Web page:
The establishment of the tail provided with the beautiful fringes that characterize him is close to the height of the back and, although it is slightly curved or shaped like a scimitar, should not tend to bend upward or curl. It is of lengthThe fringes of long, soft, silky hair of the tail start a little below the point of attachment, increase in length up to the middle of its length and then shorten towards the tip. It is carried at a level no higher than the back, and when the tail is carried at a level no higher than the back, it is carried at a level no higher than the back, and when the tail is carried at a level no higher than the tip of the tail, it is carried at a level no higher than the back, and when the tail is carried at a level no higher than the tip of the tail, it is carried at a level no higher than the tip of the tail.animal is in motion that of the tail is vital and whip-like, something we should remember when the dog is indoors.The tail of an English Setter can, quite easily, knock over ornaments and cause damage, without malice, with a simple wag.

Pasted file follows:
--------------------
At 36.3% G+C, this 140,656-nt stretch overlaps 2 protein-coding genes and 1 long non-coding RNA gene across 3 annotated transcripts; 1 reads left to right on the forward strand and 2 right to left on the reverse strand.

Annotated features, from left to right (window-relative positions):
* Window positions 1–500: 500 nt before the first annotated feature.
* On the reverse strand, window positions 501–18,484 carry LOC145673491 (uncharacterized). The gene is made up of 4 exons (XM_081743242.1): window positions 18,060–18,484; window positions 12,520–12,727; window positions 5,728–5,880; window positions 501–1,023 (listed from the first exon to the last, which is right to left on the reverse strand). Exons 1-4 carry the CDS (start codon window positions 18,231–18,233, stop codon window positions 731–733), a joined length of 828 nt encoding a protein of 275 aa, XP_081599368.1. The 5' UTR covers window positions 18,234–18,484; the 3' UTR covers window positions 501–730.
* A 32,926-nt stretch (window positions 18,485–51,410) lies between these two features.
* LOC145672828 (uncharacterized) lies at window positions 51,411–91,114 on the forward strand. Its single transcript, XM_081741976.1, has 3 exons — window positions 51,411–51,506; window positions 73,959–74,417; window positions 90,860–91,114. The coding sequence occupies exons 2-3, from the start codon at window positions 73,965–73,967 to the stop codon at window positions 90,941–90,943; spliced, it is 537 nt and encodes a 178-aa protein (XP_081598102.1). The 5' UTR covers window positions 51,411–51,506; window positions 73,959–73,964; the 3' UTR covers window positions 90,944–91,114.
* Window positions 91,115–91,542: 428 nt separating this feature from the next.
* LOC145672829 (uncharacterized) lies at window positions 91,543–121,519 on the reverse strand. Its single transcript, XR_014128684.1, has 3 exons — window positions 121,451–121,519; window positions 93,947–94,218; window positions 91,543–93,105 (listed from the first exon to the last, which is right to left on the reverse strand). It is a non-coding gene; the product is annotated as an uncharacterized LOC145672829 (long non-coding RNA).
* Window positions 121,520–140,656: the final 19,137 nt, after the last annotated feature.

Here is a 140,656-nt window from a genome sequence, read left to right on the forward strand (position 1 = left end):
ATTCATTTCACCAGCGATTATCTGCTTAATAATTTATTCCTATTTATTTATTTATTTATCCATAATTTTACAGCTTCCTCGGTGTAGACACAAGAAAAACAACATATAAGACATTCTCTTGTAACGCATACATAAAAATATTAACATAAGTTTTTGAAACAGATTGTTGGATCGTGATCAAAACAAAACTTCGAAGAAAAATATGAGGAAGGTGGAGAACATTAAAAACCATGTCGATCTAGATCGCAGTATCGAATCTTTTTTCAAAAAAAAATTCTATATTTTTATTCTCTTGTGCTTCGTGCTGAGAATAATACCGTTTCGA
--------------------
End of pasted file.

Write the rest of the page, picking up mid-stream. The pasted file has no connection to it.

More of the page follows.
The English Setter should have a regular and complete scissor clasp.This means that the upper incisors.are just in front of the lower ones and in close contact with them when the mouth is closed.
His fur is the most striking feature: he has a coat of long, silky, slightly wavy hair, with long fringes on all four legs that almost reach his feet. The colour of the fur varies, and we speak of Blue Belton when it is black and white, Orange Belton when it is black and white, and Orange Belton when it is black and white.orange, (although depending on the intensity of color we could be talking about Lemon Belton or Liver Belton) and Tricolor when it is white, black and orange. In addition to the colors also varies the amount of mottling, being a Blue Belton almost black or almost white, depending on how they are distributed their spots. (Belton is a town in Northumberland, and is also called so theSetter mottling, because that was the term used by Laverack)..